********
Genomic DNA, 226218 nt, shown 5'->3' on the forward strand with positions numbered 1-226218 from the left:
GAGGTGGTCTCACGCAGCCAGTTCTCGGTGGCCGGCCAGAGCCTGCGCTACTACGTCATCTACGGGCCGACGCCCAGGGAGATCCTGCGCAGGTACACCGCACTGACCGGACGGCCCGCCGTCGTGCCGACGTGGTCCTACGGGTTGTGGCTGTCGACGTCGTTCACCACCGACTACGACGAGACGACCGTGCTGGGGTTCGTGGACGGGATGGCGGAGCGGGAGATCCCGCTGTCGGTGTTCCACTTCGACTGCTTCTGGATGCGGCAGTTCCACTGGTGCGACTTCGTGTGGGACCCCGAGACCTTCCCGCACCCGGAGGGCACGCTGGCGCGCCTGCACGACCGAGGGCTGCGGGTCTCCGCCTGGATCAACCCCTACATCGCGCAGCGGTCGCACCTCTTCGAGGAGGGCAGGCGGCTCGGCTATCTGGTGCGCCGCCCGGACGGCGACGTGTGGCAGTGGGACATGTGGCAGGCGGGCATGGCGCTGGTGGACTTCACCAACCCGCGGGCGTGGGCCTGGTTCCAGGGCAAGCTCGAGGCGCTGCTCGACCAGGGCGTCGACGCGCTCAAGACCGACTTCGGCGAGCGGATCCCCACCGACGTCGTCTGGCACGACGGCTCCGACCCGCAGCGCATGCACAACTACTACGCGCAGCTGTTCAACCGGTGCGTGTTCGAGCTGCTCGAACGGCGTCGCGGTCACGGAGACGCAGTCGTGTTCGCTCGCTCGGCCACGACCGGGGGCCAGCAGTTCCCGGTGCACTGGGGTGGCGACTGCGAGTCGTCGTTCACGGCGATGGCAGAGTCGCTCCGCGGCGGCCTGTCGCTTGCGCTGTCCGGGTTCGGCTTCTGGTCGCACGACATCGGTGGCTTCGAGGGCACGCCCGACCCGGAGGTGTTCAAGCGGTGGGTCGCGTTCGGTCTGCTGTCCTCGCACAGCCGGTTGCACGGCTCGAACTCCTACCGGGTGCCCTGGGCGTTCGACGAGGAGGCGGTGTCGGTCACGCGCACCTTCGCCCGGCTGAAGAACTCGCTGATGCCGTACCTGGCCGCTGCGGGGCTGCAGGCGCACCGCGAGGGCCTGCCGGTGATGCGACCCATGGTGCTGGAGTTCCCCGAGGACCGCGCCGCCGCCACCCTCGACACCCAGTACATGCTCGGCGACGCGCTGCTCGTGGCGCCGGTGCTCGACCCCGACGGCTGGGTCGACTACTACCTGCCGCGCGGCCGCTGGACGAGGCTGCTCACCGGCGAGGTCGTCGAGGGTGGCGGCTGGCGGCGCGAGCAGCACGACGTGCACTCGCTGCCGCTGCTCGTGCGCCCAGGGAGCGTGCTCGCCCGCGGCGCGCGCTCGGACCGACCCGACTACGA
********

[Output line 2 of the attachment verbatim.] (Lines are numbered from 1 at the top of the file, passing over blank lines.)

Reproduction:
GAGGTGGTCTCACGCAGCCAGTTCTCGGTGGCCGGCCAGAGCCTGCGCTACTACGTCATCTACGGGCCGACGCCCAGGGAGATCCTGCGCAGGTACACCGCACTGACCGGACGGCCCGCCGTCGTGCCGACGTGGTCCTACGGGTTGTGGCTGTCGACGTCGTTCACCACCGACTACGACGAGACGACCGTGCTGGGGTTCGTGGACGGGATGGCGGAGCGGGAGATCCCGCTGTCGGTGTTCCACTTCGACTGCTTCTGGATGCGGCAGTTCCACTGGTGCGACTTCGTGTGGGACCCCGAGACCTTCCCGCACCCGGAGGGCACGCTGGCGCGCCTGCACGACCGAGGGCTGCGGGTCTCCGCCTGGATCAACCCCTACATCGCGCAGCGGTCGCACCTCTTCGAGGAGGGCAGGCGGCTCGGCTATCTGGTGCGCCGCCCGGACGGCGACGTGTGGCAGTGGGACATGTGGCAGGCGGGCATGGCGCTGGTGGACTTCACCAACCCGCGGGCGTGGGCCTGGTTCCAGGGCAAGCTCGAGGCGCTGCTCGACCAGGGCGTCGACGCGCTCAAGACCGACTTCGGCGAGCGGATCCCCACCGACGTCGTCTGGCACGACGGCTCCGACCCGCAGCGCATGCACAACTACTACGCGCAGCTGTTCAACCGGTGCGTGTTCGAGCTGCTCGAACGGCGTCGCGGTCACGGAGACGCAGTCGTGTTCGCTCGCTCGGCCACGACCGGGGGCCAGCAGTTCCCGGTGCACTGGGGTGGCGACTGCGAGTCGTCGTTCACGGCGATGGCAGAGTCGCTCCGCGGCGGCCTGTCGCTTGCGCTGTCCGGGTTCGGCTTCTGGTCGCACGACATCGGTGGCTTCGAGGGCACGCCCGACCCGGAGGTGTTCAAGCGGTGGGTCGCGTTCGGTCTGCTGTCCTCGCACAGCCGGTTGCACGGCTCGAACTCCTACCGGGTGCCCTGGGCGTTCGACGAGGAGGCGGTGTCGGTCACGCGCACCTTCGCCCGGCTGAAGAACTCGCTGATGCCGTACCTGGCCGCTGCGGGGCTGCAGGCGCACCGCGAGGGCCTGCCGGTGATGCGACCCATGGTGCTGGAGTTCCCCGAGGACCGCGCCGCCGCCACCCTCGACACCCAGTACATGCTCGGCGACGCGCTGCTCGTGGCGCCGGTGCTCGACCCCGACGGCTGGGTCGACTACTACCTGCCGCGCGGCCGCTGGACGAGGCTGCTCACCGGCGAGGTCGTCGAGGGTGGCGGCTGGCGGCGCGAGCAGCACGACGTGCACTCGCTGCCGCTGCTCGTGCGCCCAGGGAGCGTGCTCGCCCGCGGCGCGCGCTCGGACCGACCCGACTACGA